Freeze Peach 🍑 (USA)

DuckDuckGo gives me plenty of results for articles, but if I switch to an image search I get “Sorry, no results here.”

Firefox on Windows 10, Spectrum Broadband.


I did the same search; same results. My next search term was “assholes!”


I did the search you suggested, neglected to turn safe search back on. I have regrets.


Same for me on Firefox for desktop. Very funky.

ETA: Putting in ‘tank man china’ shows the image though.


Your timezone places you in Europe somewhere?


Not this week. Opposite side of the world.

1 Like

I never turned off safe search just in case “tank man” itself returned regrettable results. :neutral_face:


Found him on Bing, but it took a few tries:

Man in Tiananmen Square China

pulled him up for me.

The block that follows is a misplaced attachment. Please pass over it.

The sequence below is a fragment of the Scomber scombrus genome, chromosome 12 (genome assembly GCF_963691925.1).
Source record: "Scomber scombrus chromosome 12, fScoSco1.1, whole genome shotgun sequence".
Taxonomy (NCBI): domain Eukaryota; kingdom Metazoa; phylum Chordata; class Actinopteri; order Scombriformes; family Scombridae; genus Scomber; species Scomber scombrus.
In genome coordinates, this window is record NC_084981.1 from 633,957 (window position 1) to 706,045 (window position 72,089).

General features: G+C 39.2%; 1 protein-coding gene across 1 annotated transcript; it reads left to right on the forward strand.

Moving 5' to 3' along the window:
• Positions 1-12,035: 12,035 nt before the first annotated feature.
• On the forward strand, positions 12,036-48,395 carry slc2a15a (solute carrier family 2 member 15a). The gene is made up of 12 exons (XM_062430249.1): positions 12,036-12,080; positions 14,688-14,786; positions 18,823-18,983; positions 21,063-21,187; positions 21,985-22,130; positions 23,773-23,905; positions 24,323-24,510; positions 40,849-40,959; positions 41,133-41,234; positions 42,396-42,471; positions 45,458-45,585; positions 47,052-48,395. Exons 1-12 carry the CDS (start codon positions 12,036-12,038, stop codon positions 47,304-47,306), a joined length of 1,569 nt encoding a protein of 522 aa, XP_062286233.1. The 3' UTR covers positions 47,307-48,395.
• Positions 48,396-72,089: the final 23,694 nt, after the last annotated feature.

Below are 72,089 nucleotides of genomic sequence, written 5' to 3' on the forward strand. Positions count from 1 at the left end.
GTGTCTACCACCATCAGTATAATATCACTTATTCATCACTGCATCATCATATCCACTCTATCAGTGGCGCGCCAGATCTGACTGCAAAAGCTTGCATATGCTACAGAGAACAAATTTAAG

just in case “tank man” itself returned regrettable results.

tank man married tub girl.

1 Like

I think I’ll watch Tank Girl tonight.


Not only do I get the tank man picture when I search Tank Man, when I search “Tiananmen Square” the first hit is the wikipedia article on the protests with Tank Man being a subheader. Not sure what’s going on with others.


For me, at least, the context in which the expression is used is relevant.

If on one hand the user is specifically referencing the fact that the Supreme Court (Justice Holme’s in particular) used the phrase to excuse unjust punishment of an anti-war protestor to claim that the US government recognizes limits on protected speech, then that decision by the White court matters, as does the later narrowing of the precedent by the Warren court to incitement of imminent lawless action. Misunderstanding the law helps no one, and this is what former federal prosecutor and current criminal defense attorney Ken White (AKA Popehat) pushes back against. For me that doesn’t make him a First Amendment fanatic, but YMMV.

If on the other hand the user is simply using the expression as a shorthand for Karl Popper’s quite reasonable Paradox of Tolerance, then bringing up the historical context of the SCOTUS decisions is irrelevant, because the expression has evolved to mean something else in that context.